WASHINGTON—Greenbacks and a greener world brought Gov. Arnold Schwarzenegger back East this week, as he combines campaign fundraising with high-profile pitches for environmental protection.
Schwarzenegger is boosting his national profile by urging stronger action to combat global warming. In meetings with politicians, academics and the U.S. foreign policy elite, Schwarzenegger invokes California as the nation's environmental model.
"In California, we are doing everything we can to tip the balance in favor of the environment," Schwarzenegger said Wednesday afternoon at Georgetown University. "California is big. California is powerful, and what we do in California has an impact. We are sending the world a message."
It's the theme of the week, both globally and parochially.
Substantively, Schwarzenegger privately urged Environmental Protection Agency Administrator Stephen Johnson this week to grant California a waiver needed to regulate greenhouse gases from cars and trucks. The governor invited Johnson to visit the state during an upcoming 90-day comment period.
Rhetorically, Schwarzenegger is beefing up his environmental credentials.
Schwarzenegger and Intel Corp. Chairman Craig Barrett delivered keynote speeches Wednesday at Georgetown's Newsweek Conference on Environmental Leadership. Not coincidentally, Newsweek magazine's 3.1 million subscribers saw a smiling Schwarzenegger holding up the Earth on the cover this week.
Intel was the other corporate sponsor of the daylong program. Schwarzenegger's role was confined to his 20-minute speech, in which he urged federal policymakers and Detroit automakers to take more aggressive action.
"What I'm saying to Michigan is, `Michigan, get off your butt and join us,'" Schwarzenegger told the enthusiastic crowd.
Thursday afternoon, the governor, whom Newsweek dubbed "the green giant," will bring this same environmental message to the Council on Foreign Relations in New York City. The 86-year-old organization attracts insiders who shape opinions and gravitate to government posts. It provides an appealing platform for a term-limited politician now stumping nationally for a "post-partisan" approach to governing.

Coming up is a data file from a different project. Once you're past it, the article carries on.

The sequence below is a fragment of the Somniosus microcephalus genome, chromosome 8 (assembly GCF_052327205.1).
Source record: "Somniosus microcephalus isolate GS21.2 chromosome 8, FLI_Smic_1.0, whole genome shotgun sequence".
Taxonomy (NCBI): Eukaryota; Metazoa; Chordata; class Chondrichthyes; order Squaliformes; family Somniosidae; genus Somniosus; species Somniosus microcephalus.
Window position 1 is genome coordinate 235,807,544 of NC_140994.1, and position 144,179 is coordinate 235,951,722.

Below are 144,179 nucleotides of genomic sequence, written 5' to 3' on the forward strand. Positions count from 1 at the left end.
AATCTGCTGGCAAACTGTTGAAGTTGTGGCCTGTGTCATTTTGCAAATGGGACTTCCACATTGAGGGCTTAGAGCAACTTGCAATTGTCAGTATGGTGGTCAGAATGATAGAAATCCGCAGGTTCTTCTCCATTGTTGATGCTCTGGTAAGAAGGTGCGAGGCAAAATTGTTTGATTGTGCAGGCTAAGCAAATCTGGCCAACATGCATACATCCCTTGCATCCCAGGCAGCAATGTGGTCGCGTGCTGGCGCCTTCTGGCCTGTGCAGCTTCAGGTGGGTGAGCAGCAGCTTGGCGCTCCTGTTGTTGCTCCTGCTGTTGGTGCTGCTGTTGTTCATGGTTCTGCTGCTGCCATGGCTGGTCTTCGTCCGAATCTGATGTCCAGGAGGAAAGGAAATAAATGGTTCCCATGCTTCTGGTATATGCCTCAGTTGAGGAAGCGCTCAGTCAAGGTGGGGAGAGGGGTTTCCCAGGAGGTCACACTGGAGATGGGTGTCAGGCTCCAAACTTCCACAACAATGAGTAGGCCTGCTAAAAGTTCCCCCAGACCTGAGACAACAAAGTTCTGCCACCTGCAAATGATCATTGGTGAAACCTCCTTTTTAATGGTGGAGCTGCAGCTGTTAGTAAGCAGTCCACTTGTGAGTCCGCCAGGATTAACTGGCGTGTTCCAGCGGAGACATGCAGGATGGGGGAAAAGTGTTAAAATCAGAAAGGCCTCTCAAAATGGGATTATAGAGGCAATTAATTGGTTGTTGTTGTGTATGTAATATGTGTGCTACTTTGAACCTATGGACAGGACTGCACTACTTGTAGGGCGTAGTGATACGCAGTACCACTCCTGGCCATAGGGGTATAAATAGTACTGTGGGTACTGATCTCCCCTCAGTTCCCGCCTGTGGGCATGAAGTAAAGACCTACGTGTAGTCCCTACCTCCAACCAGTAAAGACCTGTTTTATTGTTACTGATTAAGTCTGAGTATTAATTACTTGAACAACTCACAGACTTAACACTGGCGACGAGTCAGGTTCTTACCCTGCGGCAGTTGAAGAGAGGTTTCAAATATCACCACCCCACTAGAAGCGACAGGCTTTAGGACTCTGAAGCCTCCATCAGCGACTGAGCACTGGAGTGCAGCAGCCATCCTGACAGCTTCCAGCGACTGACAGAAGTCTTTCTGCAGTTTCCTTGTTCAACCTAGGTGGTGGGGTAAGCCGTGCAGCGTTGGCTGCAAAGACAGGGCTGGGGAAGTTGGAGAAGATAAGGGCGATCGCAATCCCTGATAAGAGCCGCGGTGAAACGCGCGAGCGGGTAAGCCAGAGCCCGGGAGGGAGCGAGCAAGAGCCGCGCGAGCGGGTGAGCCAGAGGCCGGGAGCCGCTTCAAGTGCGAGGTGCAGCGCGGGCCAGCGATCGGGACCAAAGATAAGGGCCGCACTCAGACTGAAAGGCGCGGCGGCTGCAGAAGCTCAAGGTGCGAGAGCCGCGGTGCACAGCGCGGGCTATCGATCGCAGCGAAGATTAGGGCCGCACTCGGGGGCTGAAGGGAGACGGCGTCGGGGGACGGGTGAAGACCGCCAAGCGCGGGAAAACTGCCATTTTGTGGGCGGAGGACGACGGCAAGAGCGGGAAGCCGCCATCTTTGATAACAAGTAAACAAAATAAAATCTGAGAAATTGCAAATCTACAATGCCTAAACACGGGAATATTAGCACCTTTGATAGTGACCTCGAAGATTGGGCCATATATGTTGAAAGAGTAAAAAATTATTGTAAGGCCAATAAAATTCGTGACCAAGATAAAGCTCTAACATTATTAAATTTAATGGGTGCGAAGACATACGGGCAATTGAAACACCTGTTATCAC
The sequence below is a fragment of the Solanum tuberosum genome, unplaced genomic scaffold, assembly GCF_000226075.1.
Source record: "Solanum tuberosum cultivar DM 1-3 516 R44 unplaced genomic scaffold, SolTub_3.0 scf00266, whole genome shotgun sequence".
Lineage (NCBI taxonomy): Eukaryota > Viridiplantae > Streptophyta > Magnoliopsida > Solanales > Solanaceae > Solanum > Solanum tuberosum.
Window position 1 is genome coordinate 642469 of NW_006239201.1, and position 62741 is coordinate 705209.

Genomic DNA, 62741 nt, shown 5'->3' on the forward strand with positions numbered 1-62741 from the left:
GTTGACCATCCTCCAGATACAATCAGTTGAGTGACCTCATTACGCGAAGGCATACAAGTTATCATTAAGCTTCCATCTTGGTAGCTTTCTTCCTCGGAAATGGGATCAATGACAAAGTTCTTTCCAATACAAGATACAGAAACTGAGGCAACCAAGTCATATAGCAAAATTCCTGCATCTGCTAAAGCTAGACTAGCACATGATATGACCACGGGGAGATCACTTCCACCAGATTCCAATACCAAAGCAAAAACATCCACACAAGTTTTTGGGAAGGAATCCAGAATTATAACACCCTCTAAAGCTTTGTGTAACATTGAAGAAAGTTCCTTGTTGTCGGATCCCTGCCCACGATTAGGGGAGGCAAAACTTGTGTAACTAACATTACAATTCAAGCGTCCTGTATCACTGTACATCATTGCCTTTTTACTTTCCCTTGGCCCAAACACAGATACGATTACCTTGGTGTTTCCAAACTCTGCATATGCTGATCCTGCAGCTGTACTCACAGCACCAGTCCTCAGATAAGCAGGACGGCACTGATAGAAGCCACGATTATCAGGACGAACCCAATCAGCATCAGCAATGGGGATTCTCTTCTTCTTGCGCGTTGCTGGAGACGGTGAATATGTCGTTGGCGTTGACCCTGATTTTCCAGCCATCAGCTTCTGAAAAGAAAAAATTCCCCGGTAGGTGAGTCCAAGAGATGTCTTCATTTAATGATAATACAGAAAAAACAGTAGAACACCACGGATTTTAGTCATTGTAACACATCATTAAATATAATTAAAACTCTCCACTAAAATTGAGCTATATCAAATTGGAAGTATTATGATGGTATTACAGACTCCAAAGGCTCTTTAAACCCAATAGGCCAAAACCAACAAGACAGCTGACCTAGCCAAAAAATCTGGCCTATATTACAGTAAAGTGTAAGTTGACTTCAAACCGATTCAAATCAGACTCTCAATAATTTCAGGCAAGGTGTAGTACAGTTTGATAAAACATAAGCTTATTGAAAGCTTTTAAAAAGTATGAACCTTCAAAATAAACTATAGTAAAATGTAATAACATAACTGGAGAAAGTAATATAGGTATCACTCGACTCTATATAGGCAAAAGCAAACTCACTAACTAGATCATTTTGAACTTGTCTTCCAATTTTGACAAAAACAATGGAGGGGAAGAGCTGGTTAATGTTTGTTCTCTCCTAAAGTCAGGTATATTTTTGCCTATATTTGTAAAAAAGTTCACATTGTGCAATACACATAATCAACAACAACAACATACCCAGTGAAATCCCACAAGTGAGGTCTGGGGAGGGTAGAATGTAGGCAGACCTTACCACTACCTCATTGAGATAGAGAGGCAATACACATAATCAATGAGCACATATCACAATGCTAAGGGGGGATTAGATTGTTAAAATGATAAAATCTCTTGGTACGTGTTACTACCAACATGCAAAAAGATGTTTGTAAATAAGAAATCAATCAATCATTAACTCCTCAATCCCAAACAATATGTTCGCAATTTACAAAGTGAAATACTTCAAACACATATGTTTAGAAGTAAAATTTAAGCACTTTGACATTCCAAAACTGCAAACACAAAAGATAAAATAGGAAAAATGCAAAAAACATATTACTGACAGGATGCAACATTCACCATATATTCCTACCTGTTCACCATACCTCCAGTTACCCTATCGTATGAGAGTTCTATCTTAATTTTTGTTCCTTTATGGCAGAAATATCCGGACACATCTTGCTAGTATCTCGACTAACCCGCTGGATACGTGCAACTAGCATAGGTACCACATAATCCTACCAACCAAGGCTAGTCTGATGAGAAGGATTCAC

With Schwarzenegger getting the full-bore celebrity treatment and showing his bipartisan ways by appearing alongside former California Democratic Assemblywoman Fran Pavley, other partisans had to snipe from afar.
"Schwarzenegger flies everywhere in a private jet (and) has a garage full of Hummers," said Bob Mulholland, a campaign adviser to the California Democratic Party, "so there's more greenhouse gases coming from his mouth than Schwarzenegger has actually reduced in the environment."
Schwarzenegger also scheduled a fundraising event in New York City following Thursday's speech. Schwarzenegger's campaign spokeswoman, Julie Soderlund, declined to say how much tickets cost, how much they expect to raise or where the event is being held. The event is part of a plan to retire a $2.4 million debt from last year's gubernatorial campaign.
Generally, these tickets come dear.
In the last several weeks, records show, Schwarzenegger's campaign has picked up $5,000 checks from contributors, including the auditing firms Deloitte Services and KPMG, Texas-based grocery executive Charles Butt and Henry Cisneros, the Democratic former secretary of housing and urban development.
One of Schwarzenegger's two home-state senators, Democratic Sen. Barbara Boxer, is likewise focused on global warming as chair of the Senate Environment and Public Works Committee. The two did not huddle this week.
The senior Republican on Boxer's committee, Sen. James Inhofe of Oklahoma, remains skeptical about global warming claims, raising questions about what kind of legislation can be written.
"This issue is too important to our generation and future generations to allow distortions and media propaganda to derail the economic health of our nation," Inhofe declared in one of his last speeches on the topic.
Instead of either Boxer or Inhofe, Schwarzenegger met Wednesday with Democratic Sen. Dianne Feinstein. The governor backs Feinstein's legislation, which would extend California's strict tailpipe emissions standards nationwide. Under the bill, automakers would have to cut tailpipe emissions by 30 percent from the 2002 levels by 2016.
(c) 2007, McClatchy-Tribune Information Services.
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